Volume 44, Number 175,
October-December 2013
Would a more flexible exchange rate improve competitiveness?
Guadalupe Mántey
Liability Dollarization

Rajan and Zingales (2001) found that export companies are much more dependent on foreign financing, while Baldwin and Krugman (1989) observed that these businesses operate with a greater proportion of liabilities in foreign currency than companies producing for internal markets. In developing countries, the tendency of export enterprises to obtain foreign financing is even greater, due to the following:

  • They cannot obtain foreign debt in their own currency (Eichengreen et al., 2003).
  • They obtain financing at a lower cost than in the local market.
  • They depend less on their collateral to obtain loans in developed financial markets and this is important for when they want to finance intangible expenses, such as the fixed sunk costs of exporting (Berman and Berthou, 2009).
  • Securities issued in foreign currency in developed financial markets are more liquid.
  • They import a considerable amount of their inputs and therefore obtain credit in the currency of their foreign suppliers.

For these companies, the real devaluation of national currency raises the value of their liabilities with respect to their assets, which reduces their wealth and solvency, making refinancing more difficult.

Impaired solvency for export companies can also have negative long-term effects on their competitiveness, because by slowing investment, the increases in productivity that would have been achieved with technical progress and new capital goods are delayed.


The high liability dollarization observed in developing economies has been explained in a variety of ways.

Castaignts (2000, 2004) believes that dollarization in developing economies is the result of tensions in financial markets, where weak currencies only serve the purpose of being a deposit for values subordinated to a stronger currency, which means there is a double monetary circuit. In financial markets, the value of the currency is determined by international power relations, because the local money is convertible into currency. To maintain savings in their national currency, governments of developing countries pay a higher interest rate than those that prevail in developed countries, especially in the United States.

Castaignts does not deny that there are other economic factors that affect dollarization (like the productive capacity of the United States economy, their commercial balance, solidity of their banks, etc.), but he observes that symbolic predictions are extremely important. If economic actors believe that a currency is stable, regardless of the origin of their beliefs, this currency will remain stable.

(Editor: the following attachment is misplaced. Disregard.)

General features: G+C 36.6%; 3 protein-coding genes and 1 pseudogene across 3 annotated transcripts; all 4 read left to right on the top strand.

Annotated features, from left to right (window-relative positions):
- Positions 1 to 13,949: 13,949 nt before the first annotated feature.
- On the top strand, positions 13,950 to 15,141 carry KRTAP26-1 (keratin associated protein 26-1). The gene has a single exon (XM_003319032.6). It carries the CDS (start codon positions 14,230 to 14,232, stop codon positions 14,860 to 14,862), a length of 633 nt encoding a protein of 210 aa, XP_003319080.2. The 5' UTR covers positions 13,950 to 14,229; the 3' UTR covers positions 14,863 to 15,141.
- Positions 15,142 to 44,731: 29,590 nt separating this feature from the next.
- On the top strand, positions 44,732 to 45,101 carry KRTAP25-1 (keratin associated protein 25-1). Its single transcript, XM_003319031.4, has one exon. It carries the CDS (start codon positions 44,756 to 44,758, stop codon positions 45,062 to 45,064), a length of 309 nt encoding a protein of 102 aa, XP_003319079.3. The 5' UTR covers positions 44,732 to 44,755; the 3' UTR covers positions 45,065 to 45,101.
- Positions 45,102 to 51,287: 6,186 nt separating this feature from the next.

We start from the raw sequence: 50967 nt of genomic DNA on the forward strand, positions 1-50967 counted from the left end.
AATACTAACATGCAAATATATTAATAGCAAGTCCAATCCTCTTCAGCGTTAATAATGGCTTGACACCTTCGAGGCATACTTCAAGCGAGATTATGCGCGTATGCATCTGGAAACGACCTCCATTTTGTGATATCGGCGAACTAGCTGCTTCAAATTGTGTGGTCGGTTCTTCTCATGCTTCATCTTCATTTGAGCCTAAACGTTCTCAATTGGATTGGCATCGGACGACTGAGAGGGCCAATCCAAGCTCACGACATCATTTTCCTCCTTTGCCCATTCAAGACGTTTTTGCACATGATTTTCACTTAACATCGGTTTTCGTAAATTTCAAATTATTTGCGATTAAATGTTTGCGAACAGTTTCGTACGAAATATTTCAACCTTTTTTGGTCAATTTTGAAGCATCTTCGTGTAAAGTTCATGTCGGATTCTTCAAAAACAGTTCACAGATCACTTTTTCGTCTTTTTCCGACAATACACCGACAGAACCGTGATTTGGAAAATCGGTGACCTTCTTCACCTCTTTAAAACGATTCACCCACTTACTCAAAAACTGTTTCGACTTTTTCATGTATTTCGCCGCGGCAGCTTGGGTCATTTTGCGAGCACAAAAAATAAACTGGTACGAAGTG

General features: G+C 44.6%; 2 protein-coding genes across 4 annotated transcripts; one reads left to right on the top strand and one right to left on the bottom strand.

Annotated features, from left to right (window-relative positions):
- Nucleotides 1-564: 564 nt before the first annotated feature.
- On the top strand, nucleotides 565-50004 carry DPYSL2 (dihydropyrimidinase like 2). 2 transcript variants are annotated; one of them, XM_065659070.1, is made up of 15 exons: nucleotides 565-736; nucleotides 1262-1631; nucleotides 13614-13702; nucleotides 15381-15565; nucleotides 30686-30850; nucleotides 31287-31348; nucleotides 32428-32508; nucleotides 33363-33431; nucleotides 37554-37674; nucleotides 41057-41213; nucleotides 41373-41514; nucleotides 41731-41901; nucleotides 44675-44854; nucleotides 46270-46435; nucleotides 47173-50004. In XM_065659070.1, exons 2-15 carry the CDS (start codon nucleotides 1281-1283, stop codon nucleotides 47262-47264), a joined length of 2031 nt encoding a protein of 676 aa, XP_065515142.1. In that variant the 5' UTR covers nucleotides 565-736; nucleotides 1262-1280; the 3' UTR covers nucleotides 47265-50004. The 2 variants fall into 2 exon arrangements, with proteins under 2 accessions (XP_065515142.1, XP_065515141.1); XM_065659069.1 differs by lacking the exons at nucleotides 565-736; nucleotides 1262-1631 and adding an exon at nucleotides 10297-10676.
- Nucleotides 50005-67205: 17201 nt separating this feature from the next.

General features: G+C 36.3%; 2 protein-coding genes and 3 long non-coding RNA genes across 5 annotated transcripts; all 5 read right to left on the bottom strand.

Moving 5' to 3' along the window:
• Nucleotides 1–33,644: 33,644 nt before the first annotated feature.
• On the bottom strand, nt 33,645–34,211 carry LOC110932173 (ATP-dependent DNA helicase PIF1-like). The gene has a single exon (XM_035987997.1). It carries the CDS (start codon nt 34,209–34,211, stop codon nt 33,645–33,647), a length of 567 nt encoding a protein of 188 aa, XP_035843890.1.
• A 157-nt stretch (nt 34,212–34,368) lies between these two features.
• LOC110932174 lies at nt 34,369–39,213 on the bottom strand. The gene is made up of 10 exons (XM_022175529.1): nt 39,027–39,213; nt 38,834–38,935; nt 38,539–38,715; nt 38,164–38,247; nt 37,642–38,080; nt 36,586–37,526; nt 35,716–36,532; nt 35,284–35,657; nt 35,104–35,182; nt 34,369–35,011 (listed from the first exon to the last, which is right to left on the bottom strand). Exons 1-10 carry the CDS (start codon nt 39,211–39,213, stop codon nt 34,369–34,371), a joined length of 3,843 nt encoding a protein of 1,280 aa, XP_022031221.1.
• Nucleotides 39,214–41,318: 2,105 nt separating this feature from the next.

Yotopoulos and Sawada (1999) also believe that the preference of investors for hard currency is not based on economic factors, but rather on the "asymmetric reputation" of different currency systems. Liability dollarization and the external financial instability of developing economies, they ascertain, are due to the presence of exchange rates where weak and strong currencies compete freely. Investor preference for hard currencies as a safe haven means that strong currencies fluctuate, while weaker ones are systematically devalued.

Aglietta and Deusy-Fournier (1995) reached similar conclusions when studying the factors that determine the internationalization of currencies. They found that following the financial deregulation of the 1980s, the choice of currencies in international transactions no longer depended on the real conditions of the economy of origin, but rather on the size and depth of their financial markets. Larger and deeper financial markets are more liquid, offer a greater diversity of coverage instruments and have lower transaction and information costs than leaner or smaller markets, even when the latter come from countries with healthy and industrialized economies. For this reason, these authors believe that the internationalization of a currency depends on the geopolitical development of the country of origin, as this factor determines the size of the financial markets in which the currency circulates.

Eichengreen et al., (2003) also acknowledges that the size of an economy is an influential factor in the extent to which its currency is used internationally, which led him to write that the incapacity of developing countries to obtain foreign debt in their own currencies is like their "original sin."

By contrast, some authors, such as Calvo et al. (2004) and Reinhart et al. (2003), explain the high liability dollarization observed in developing economies as the result of inadequate policies that fail to promote increased productivity.

Regardless of the cause of the significant liability dollarization found in developing countries, the salient idea is that this feature makes them more vulnerable to adjustments in exchange rates.

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PROBLEMAS DEL DESARROLLO. REVISTA LATINOAMERICANA DE ECONOMÍA, Volume 49, Number 195 October-December 2018 is a quarterly publication by the Universidad Nacional Autónoma de México, Ciudad Universitaria, Coyoacán, CP 04510, México, D.F. by Instituto de Investigaciones Económicas, Circuito Mario de la Cueva, Ciudad Universitaria, Coyoacán,
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